On November 16, 2009, the Arthur and Toni Rembe Rock Center for Corporate Governance at Stanford University presented a lunch-time lecture with Mark Latham, Director of VoterMedia.org and ProxyDemocracy.org. Latham is also a member of the SEC’s Investor Advisory Committee, as a representative of individual investors. He has written extensively on how the internet can be used to allocate resources to facilitate voter education using a democratic marketplace model. Previously, Latham was a professor at UC Berkeley and a money manager with Salomon Brothers and Merrill Lynch.
Mark Latham has spent the last seven years developing new tools for voters (investors and citizens) to hold elected leaders accountable in corporations and democracies. The financial crisis, changes at the SEC and the decline of mainstream media are opening doors for implementing these ideas. Latham’s lunch-time talk at Stanford’s law school attracted mostly a young crowd of students to a presentation that was much more discussion than lecture.
Latham briefly discussed his role on the SEC Investor Advisory Committee and some of the recent developments that have laid fertile ground for his ideas, including:
- the financial crisis and our poor systems of accountability,
- 25% of the stock market is held directly by individuals but the other 75% held through institutions is also held for our benefits. We should have more input into how proxies are voted
- broker voting no longer applies to director nominees
- most large companies have instituted majority voting requirements for electing directors and that is now filtering down to medium and small companies, and
- proxy access will bring more focus on proxy voting and the need to facilitate more intelligent voting with minimal effort.
He described something of the developing battle for the hearts and minds of investors as proxy "plumbing" or "mechanics" issues are explored by the SEC and interested parties. The Business Roundtable is lobbying hard for a system that allows management to communicate directly with shareowners. One component they have been pushing is client directed voting, CDV. Various proposals by Stephen Norman, the corporate secretary of American Express, have outlined that under CDV, investors would give their brokers general instructions on how they wanted their shares cast on all matters, routine and not routine. One frequently cited variant involves five options, including:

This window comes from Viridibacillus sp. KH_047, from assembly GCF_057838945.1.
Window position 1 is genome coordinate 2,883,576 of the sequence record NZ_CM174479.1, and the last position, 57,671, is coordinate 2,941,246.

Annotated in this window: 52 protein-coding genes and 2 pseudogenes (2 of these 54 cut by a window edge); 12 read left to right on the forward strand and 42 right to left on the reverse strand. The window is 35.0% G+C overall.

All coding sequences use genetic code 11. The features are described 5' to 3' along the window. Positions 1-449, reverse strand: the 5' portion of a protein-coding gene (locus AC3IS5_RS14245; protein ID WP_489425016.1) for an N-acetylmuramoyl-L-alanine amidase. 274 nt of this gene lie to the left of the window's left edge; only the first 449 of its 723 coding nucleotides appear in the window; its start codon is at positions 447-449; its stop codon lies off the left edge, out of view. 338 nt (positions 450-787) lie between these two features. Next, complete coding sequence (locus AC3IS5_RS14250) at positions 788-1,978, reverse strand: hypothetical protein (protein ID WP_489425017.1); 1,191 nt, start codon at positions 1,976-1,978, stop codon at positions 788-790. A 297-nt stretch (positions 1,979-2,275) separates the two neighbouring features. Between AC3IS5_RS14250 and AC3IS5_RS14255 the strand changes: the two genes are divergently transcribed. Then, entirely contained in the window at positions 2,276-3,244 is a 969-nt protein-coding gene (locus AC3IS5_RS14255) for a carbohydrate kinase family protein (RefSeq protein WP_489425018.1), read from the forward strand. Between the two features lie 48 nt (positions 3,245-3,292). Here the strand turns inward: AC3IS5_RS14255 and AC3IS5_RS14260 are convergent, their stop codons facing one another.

- always voting as management recommends;
- always voting against management recommendations;
- abstaining on all matters;
- voting according to the brokerage firm’s voting policies; or,
- voting shares in proportion to the way the brokerage’s other clients have voted their shares.
If investors did not declare a preference, the default choice would be proportional voting, and investors could always override these choices with their own. Latham noted the need to expand the concept of CDV to include options provided by ProxyDemocracy.org, TransparentDemocracy.org, MoxyVote.com and others as they develop.
A lively discussion ensued on issues such as:
- Why should we think recommendations by these groups, or indeed the current advisors to institutional investors are any good?
- How important is making money and what part would other values play in CDV options?
- Would these organizations not only lead to greater participation by retail shareowners but also greater financial literacy?
- Are there various legal issues that need to be addressed around free speech, fiduciary duties, and/or proxy solicitation? (download, for example, a request to the SEC re guidance)
- How will these sites drive the selection of mutual funds and the limited options available to most workers through 401(k) type plans?
I spotted Kim Cranston, President of TransparentDemocracy.org, in the back of the room and had a few minutes to chat with him after the event. Their site covers both civil and corporate elections and is designed to will help you…
- Learn more about the contests on your ballot,
- See how organizations and individuals recommend that you vote,
- Create a printed ballot based on your opinions that you can use to mark your real ballot,
- Share your opinions with friends.
A video recording of the session with Mark Latham will be posted on the Arthur and Toni Rembe Rock Center site by early December. The next stop for Latham was the Institute of Governmental Studies at the University of California at Berkeley.
"We can support public interest journalism with our tax funds, by letting voters allocate the funding to competing media organizations. This would prevent the government from controlling the publicly funded media and their messages. Such a system has been implemented for three years at the University of British Columbia’s student union, and tested in Vancouver’s 2008 civic election. Each voter community can fund its own media: each municipality, state, country, student union, labor union, corporation etc. The city of Berkeley may be a good fit for the next implementation."